Past research on consumers' post‐purchase behavior has focused on understanding satisfaction. However, the consumer‐product relationship is much broader. This paper aims to deal with another aspect of post‐purchase behavior: the emotional bond consumers experience with their durables during ownership. The paper contributes to the literature on this topic by testing a conceptual model of product attachment and its relationships with satisfaction, and the determinants: utility, appearance, and memories.
Two experiments are presented in which the product categories photo cameras and mobile phones were used as stimuli to test the conceptual model.
Results show that the product's utility and its appearance positively affect both product attachment and satisfaction. For both product attachment and satisfaction, the pleasure elicited mediates the effects of utility and appearance. Only for product attachment, the presence of memories serves as an additional determinant that also moderates the effects of utility and appearance. Importantly, satisfaction has no direct effect on product attachment.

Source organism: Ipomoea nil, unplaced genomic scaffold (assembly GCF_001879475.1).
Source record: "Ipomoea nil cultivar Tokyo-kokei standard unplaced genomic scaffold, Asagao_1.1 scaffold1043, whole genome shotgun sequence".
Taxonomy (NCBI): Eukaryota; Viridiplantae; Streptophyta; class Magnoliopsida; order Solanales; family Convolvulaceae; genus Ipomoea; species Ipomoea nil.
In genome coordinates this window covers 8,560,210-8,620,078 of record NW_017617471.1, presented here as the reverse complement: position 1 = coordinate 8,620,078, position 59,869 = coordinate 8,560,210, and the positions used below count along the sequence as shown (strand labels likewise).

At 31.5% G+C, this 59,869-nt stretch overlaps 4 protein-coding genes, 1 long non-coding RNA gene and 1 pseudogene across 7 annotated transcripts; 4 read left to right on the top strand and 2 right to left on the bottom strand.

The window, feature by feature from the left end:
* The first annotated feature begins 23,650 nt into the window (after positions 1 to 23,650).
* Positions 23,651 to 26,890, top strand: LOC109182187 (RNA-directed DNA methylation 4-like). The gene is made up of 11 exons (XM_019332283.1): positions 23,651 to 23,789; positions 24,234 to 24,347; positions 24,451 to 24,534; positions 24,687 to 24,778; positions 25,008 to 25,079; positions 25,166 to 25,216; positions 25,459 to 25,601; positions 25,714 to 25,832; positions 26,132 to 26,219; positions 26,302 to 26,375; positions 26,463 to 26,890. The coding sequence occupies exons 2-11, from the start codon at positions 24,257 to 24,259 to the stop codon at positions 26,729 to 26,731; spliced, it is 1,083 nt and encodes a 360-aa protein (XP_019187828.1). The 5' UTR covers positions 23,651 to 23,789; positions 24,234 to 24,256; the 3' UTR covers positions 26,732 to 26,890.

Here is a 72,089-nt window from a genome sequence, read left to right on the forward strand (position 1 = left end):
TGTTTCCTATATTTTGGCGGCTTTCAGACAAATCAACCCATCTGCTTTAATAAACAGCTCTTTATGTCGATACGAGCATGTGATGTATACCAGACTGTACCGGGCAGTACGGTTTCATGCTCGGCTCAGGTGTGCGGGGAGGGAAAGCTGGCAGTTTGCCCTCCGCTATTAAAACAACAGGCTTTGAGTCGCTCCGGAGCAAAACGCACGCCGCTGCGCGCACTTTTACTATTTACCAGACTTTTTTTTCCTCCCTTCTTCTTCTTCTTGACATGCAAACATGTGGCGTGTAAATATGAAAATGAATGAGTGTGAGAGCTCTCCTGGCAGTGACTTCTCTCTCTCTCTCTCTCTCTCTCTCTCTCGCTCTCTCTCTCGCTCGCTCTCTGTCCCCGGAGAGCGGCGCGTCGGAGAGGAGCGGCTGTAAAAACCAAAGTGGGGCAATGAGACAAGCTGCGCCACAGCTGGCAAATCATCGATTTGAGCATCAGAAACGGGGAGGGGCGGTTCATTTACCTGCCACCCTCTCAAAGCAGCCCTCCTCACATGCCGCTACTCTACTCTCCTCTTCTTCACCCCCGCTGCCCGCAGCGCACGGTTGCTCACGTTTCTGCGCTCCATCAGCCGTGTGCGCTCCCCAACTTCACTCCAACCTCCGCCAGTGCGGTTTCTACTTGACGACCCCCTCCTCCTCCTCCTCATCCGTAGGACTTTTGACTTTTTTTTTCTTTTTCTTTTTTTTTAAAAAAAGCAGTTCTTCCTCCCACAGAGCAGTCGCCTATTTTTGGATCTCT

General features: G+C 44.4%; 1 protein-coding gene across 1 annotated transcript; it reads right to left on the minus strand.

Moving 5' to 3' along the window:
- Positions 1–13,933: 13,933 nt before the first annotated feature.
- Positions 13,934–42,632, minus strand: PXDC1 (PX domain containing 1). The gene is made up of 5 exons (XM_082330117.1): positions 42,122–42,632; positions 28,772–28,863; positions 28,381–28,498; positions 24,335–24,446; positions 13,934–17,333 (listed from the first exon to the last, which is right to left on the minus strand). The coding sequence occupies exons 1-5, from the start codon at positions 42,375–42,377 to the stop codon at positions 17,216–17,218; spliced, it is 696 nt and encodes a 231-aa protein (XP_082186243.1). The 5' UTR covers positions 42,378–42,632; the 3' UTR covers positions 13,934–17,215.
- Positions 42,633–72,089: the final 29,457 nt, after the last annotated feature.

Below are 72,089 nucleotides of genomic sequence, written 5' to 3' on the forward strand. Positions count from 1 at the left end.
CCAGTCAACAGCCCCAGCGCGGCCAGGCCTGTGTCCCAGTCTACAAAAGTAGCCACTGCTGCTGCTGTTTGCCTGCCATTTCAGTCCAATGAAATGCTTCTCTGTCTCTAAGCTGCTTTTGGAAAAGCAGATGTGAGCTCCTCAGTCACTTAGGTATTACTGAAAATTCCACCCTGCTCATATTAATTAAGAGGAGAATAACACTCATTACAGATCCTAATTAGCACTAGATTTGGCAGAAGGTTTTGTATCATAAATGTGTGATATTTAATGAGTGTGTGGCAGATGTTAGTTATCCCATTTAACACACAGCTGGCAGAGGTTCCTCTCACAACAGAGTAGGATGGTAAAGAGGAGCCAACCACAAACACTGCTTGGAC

The paper contributes to the lack of knowledge concerning consumers' post‐purchase behavior by exploring the relationships between product attachment and satisfaction.
Mugge, R., Schifferstein, H. and Schoormans, J. (2010), "Product attachment and satisfaction: understanding consumers' post‐purchase behavior", Journal of Consumer Marketing, Vol. 27 No. 3, pp. 271-282. https://doi.org/10.1108/07363761011038347Download as .RIS
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